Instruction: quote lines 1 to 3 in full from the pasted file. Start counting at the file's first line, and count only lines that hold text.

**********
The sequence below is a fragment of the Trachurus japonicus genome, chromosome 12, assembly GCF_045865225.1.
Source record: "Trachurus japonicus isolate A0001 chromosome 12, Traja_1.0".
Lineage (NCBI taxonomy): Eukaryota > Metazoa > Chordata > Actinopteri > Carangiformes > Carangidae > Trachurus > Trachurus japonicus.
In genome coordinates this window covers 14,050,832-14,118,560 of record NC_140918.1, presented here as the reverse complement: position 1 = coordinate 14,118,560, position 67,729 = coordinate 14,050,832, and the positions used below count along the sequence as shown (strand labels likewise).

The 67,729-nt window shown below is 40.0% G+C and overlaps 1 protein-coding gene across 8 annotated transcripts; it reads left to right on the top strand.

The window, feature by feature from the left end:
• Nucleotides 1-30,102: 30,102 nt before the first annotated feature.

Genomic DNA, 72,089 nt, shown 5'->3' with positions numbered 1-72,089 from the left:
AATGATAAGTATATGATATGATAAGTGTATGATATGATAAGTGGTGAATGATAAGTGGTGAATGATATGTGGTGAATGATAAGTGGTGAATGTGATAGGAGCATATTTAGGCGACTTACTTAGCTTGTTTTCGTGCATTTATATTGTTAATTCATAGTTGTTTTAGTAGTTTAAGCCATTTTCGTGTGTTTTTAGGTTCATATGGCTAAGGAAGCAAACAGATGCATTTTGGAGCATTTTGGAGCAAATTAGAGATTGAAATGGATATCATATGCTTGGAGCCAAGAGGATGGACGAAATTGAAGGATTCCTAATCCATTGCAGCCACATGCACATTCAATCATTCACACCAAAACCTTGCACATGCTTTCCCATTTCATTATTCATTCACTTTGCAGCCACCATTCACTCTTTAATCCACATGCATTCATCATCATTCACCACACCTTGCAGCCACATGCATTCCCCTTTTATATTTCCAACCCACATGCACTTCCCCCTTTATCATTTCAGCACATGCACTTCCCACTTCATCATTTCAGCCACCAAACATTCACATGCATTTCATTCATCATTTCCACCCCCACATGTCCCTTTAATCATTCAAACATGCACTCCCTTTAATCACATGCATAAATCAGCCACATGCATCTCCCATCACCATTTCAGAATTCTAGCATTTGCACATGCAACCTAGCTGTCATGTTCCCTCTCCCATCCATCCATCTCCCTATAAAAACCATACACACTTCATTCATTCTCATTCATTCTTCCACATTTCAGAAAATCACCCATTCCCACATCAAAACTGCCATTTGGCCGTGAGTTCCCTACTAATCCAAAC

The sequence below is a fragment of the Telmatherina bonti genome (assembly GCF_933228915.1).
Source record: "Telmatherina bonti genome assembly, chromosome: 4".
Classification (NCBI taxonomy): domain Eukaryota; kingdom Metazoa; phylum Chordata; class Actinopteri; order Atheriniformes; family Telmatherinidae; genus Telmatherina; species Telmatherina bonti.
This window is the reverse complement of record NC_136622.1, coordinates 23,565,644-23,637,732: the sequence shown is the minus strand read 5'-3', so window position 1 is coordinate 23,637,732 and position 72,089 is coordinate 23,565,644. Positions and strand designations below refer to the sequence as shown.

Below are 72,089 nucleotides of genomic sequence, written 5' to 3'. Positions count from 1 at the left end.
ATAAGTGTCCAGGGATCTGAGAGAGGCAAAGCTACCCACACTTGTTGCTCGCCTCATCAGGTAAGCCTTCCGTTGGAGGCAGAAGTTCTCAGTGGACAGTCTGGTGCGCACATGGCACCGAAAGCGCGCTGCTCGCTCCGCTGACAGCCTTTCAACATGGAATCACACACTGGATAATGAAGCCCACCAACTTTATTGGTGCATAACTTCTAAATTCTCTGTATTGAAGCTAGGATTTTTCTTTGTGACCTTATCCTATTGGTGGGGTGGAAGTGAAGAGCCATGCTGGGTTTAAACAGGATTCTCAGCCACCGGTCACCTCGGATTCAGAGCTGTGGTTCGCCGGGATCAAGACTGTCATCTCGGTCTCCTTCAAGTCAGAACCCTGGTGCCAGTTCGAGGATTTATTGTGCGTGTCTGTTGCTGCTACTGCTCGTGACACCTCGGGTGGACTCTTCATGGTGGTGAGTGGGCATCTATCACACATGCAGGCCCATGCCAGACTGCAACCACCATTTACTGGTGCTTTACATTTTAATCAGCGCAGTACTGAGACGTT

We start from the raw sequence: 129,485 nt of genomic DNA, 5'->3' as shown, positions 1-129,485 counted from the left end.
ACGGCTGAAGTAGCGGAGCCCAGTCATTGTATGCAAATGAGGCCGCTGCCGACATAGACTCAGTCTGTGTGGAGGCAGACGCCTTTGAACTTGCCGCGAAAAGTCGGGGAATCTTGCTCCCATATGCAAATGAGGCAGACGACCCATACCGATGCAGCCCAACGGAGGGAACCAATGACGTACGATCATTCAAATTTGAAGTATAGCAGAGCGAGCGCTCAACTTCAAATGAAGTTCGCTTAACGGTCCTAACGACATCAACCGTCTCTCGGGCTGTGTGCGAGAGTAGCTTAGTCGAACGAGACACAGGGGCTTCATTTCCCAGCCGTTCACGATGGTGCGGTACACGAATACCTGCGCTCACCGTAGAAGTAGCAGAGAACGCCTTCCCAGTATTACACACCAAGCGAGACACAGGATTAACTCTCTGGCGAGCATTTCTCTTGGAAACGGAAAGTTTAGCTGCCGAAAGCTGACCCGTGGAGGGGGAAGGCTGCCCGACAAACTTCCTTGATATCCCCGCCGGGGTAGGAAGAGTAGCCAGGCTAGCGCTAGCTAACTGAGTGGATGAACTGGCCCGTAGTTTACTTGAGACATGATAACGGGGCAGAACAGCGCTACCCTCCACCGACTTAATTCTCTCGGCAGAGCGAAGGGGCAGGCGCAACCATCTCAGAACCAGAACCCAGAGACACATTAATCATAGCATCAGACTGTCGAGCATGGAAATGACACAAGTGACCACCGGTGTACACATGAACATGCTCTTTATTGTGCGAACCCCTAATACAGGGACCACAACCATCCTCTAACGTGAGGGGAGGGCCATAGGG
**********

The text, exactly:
The sequence below is a fragment of the Trachurus japonicus genome, chromosome 12, assembly GCF_045865225.1.
Source record: "Trachurus japonicus isolate A0001 chromosome 12, Traja_1.0".
Lineage (NCBI taxonomy): Eukaryota > Metazoa > Chordata > Actinopteri > Carangiformes > Carangidae > Trachurus > Trachurus japonicus.